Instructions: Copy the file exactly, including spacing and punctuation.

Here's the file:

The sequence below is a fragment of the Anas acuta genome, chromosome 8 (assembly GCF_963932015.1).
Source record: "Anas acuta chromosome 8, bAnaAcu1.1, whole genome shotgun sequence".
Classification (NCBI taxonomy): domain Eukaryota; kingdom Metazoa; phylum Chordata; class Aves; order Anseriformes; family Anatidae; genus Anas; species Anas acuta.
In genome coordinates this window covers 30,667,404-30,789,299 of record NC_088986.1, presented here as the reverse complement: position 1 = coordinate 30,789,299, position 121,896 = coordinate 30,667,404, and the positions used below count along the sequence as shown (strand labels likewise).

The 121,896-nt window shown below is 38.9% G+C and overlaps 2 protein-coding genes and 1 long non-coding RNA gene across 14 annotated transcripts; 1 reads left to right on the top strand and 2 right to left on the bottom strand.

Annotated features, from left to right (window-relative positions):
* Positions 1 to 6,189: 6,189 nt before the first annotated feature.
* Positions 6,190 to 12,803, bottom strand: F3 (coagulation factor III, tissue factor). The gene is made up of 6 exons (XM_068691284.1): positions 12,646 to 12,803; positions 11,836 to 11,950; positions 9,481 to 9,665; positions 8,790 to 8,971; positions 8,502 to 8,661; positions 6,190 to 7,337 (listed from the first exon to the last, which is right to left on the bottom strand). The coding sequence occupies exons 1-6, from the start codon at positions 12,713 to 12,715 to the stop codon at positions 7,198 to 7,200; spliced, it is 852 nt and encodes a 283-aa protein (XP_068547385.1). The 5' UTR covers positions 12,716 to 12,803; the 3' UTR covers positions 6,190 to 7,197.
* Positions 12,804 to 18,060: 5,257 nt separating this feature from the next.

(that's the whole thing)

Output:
The sequence below is a fragment of the Anas acuta genome, chromosome 8 (assembly GCF_963932015.1).
Source record: "Anas acuta chromosome 8, bAnaAcu1.1, whole genome shotgun sequence".
Classification (NCBI taxonomy): domain Eukaryota; kingdom Metazoa; phylum Chordata; class Aves; order Anseriformes; family Anatidae; genus Anas; species Anas acuta.
In genome coordinates this window covers 30,667,404-30,789,299 of record NC_088986.1, presented here as the reverse complement: position 1 = coordinate 30,789,299, position 121,896 = coordinate 30,667,404, and the positions used below count along the sequence as shown (strand labels likewise).

The 121,896-nt window shown below is 38.9% G+C and overlaps 2 protein-coding genes and 1 long non-coding RNA gene across 14 annotated transcripts; 1 reads left to right on the top strand and 2 right to left on the bottom strand.

Annotated features, from left to right (window-relative positions):
* Positions 1 to 6,189: 6,189 nt before the first annotated feature.
* Positions 6,190 to 12,803, bottom strand: F3 (coagulation factor III, tissue factor). The gene is made up of 6 exons (XM_068691284.1): positions 12,646 to 12,803; positions 11,836 to 11,950; positions 9,481 to 9,665; positions 8,790 to 8,971; positions 8,502 to 8,661; positions 6,190 to 7,337 (listed from the first exon to the last, which is right to left on the bottom strand). The coding sequence occupies exons 1-6, from the start codon at positions 12,713 to 12,715 to the stop codon at positions 7,198 to 7,200; spliced, it is 852 nt and encodes a 283-aa protein (XP_068547385.1). The 5' UTR covers positions 12,716 to 12,803; the 3' UTR covers positions 6,190 to 7,197.
* Positions 12,804 to 18,060: 5,257 nt separating this feature from the next.